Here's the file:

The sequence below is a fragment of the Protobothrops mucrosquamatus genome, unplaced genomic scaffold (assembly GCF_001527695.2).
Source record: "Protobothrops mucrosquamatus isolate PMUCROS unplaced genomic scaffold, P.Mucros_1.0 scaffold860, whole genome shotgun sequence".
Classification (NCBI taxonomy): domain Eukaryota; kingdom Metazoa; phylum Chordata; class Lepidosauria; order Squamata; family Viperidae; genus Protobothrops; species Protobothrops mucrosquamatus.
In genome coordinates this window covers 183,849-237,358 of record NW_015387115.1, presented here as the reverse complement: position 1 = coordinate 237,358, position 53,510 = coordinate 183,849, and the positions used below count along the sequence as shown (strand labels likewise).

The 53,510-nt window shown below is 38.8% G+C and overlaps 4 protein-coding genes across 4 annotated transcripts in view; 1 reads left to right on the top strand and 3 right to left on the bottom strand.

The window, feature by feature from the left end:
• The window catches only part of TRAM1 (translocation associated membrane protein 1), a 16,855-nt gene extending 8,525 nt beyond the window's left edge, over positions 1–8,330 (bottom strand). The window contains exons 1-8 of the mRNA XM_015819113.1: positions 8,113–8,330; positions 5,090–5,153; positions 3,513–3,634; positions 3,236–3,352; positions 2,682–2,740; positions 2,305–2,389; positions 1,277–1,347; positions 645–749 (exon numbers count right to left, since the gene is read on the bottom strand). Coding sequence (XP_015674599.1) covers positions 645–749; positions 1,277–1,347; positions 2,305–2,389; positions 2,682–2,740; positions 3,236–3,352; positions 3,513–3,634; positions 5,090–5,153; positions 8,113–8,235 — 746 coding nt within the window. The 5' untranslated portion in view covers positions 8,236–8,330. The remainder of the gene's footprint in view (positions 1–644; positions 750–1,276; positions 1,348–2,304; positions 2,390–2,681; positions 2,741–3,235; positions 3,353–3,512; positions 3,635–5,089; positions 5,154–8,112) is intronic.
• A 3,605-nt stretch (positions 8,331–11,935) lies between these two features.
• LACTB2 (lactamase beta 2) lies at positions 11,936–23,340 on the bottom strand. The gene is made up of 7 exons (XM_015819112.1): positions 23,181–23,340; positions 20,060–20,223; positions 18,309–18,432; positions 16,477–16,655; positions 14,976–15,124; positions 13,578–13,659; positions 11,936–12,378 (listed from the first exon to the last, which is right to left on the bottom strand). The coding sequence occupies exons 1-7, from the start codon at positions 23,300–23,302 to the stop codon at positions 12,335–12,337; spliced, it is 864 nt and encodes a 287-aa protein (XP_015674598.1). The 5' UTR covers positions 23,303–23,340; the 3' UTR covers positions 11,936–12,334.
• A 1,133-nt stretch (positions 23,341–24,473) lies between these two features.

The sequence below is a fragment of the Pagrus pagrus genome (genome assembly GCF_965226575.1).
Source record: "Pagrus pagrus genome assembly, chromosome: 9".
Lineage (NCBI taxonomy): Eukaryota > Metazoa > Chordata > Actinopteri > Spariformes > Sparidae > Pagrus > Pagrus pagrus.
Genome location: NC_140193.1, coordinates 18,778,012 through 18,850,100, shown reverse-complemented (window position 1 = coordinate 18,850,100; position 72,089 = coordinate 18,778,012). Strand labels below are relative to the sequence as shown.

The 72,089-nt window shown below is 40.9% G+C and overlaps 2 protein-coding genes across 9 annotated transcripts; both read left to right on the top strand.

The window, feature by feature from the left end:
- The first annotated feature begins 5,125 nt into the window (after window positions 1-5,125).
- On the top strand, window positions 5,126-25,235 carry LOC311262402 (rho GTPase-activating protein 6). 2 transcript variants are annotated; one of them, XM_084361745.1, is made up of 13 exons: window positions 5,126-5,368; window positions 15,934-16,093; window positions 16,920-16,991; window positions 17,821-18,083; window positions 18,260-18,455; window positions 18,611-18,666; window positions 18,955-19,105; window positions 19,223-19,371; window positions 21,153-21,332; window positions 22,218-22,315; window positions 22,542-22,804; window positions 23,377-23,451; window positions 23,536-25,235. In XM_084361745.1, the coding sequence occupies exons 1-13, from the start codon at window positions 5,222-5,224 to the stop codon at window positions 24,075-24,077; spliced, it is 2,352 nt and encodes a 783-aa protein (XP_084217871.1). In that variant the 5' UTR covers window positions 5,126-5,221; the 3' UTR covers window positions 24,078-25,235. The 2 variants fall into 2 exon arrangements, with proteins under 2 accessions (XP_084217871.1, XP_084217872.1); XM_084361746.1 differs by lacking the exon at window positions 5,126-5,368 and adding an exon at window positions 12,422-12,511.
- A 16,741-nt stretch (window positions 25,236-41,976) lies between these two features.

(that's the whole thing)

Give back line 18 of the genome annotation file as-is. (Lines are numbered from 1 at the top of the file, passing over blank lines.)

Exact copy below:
- On the top strand, window positions 5,126-25,235 carry LOC311262402 (rho GTPase-activating protein 6). 2 transcript variants are annotated; one of them, XM_084361745.1, is made up of 13 exons: window positions 5,126-5,368; window positions 15,934-16,093; window positions 16,920-16,991; window positions 17,821-18,083; window positions 18,260-18,455; window positions 18,611-18,666; window positions 18,955-19,105; window positions 19,223-19,371; window positions 21,153-21,332; window positions 22,218-22,315; window positions 22,542-22,804; window positions 23,377-23,451; window positions 23,536-25,235. In XM_084361745.1, the coding sequence occupies exons 1-13, from the start codon at window positions 5,222-5,224 to the stop codon at window positions 24,075-24,077; spliced, it is 2,352 nt and encodes a 783-aa protein (XP_084217871.1). In that variant the 5' UTR covers window positions 5,126-5,221; the 3' UTR covers window positions 24,078-25,235. The 2 variants fall into 2 exon arrangements, with proteins under 2 accessions (XP_084217871.1, XP_084217872.1); XM_084361746.1 differs by lacking the exon at window positions 5,126-5,368 and adding an exon at window positions 12,422-12,511.